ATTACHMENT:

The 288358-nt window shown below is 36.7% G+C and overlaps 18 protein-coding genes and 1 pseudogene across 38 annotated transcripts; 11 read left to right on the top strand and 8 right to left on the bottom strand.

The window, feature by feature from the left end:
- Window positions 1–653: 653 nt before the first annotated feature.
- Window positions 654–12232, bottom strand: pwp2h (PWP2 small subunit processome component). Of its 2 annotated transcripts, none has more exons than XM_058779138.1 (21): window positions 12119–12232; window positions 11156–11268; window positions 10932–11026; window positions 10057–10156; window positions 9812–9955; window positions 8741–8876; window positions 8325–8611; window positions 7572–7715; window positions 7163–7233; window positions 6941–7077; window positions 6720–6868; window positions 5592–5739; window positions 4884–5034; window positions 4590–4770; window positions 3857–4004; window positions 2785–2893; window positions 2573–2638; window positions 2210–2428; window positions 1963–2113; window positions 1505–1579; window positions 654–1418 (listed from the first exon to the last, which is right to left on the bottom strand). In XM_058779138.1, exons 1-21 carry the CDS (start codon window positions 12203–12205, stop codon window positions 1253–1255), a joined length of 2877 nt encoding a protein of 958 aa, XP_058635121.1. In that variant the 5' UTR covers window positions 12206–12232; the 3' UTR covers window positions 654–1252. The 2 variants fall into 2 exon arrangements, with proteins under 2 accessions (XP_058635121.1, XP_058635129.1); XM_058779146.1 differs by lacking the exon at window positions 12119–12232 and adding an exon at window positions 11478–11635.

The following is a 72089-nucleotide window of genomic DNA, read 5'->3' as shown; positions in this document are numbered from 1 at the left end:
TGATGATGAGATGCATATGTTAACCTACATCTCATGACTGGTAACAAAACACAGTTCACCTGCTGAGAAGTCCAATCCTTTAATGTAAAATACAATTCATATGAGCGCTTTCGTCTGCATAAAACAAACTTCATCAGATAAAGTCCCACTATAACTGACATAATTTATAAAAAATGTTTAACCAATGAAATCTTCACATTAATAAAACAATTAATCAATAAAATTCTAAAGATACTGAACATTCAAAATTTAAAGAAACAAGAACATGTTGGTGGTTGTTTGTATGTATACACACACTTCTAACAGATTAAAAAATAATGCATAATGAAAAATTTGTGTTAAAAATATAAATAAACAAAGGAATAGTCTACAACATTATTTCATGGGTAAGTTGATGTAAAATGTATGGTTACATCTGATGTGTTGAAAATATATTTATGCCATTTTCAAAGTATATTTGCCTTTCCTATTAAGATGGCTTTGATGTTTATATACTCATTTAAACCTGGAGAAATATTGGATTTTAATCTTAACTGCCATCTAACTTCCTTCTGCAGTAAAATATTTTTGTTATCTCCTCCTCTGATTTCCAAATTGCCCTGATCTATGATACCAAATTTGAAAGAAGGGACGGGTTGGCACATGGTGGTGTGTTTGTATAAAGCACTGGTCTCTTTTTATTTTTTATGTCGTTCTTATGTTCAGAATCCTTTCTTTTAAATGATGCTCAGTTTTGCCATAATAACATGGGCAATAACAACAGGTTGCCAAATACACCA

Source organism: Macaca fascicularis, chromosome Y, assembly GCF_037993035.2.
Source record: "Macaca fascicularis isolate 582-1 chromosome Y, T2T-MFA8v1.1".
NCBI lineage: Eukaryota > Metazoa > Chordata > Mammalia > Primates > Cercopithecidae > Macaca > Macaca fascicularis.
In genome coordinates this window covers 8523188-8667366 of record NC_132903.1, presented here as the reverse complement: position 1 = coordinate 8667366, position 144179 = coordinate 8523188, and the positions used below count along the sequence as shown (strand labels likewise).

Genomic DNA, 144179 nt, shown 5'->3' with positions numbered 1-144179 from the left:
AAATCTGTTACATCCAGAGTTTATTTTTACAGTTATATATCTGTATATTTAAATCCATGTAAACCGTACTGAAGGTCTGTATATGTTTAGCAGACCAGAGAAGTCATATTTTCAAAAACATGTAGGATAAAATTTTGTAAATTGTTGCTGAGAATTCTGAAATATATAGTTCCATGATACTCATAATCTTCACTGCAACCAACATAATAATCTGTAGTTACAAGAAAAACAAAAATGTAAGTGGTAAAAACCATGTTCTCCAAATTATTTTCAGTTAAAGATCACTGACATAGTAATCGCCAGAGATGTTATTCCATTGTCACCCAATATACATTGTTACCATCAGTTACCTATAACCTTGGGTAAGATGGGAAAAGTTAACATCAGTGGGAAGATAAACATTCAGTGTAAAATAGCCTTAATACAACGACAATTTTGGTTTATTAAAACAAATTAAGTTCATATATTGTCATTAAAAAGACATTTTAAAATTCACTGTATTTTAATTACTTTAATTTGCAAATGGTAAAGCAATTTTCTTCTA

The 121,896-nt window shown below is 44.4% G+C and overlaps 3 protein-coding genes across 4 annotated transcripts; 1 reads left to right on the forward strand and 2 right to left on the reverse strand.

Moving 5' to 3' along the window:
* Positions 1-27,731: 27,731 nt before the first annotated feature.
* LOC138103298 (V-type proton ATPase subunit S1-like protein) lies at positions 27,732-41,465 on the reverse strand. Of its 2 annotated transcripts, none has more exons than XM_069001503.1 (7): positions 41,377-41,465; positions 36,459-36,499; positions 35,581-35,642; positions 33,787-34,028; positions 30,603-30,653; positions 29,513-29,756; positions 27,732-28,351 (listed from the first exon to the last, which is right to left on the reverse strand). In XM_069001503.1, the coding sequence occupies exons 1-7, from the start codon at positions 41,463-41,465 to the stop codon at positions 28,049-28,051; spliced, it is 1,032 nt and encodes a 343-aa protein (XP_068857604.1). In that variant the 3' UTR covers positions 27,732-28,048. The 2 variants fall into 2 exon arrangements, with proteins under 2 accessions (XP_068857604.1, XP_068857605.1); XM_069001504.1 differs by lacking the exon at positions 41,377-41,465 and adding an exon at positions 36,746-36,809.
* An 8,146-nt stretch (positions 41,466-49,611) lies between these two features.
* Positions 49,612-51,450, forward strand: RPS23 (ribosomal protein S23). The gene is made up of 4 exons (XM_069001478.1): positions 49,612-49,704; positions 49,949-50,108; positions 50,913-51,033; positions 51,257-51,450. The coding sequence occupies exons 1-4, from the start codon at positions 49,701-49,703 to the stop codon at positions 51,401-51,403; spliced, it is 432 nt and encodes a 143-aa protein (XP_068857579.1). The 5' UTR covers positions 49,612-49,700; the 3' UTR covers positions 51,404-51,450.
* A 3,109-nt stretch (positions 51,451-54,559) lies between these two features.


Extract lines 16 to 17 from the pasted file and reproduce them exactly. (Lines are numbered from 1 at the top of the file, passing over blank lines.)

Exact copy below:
* LOC138103298 (V-type proton ATPase subunit S1-like protein) lies at positions 27,732-41,465 on the reverse strand. Of its 2 annotated transcripts, none has more exons than XM_069001503.1 (7): positions 41,377-41,465; positions 36,459-36,499; positions 35,581-35,642; positions 33,787-34,028; positions 30,603-30,653; positions 29,513-29,756; positions 27,732-28,351 (listed from the first exon to the last, which is right to left on the reverse strand). In XM_069001503.1, the coding sequence occupies exons 1-7, from the start codon at positions 41,463-41,465 to the stop codon at positions 28,049-28,051; spliced, it is 1,032 nt and encodes a 343-aa protein (XP_068857604.1). In that variant the 3' UTR covers positions 27,732-28,048. The 2 variants fall into 2 exon arrangements, with proteins under 2 accessions (XP_068857604.1, XP_068857605.1); XM_069001504.1 differs by lacking the exon at positions 41,377-41,465 and adding an exon at positions 36,746-36,809.
* An 8,146-nt stretch (positions 41,466-49,611) lies between these two features.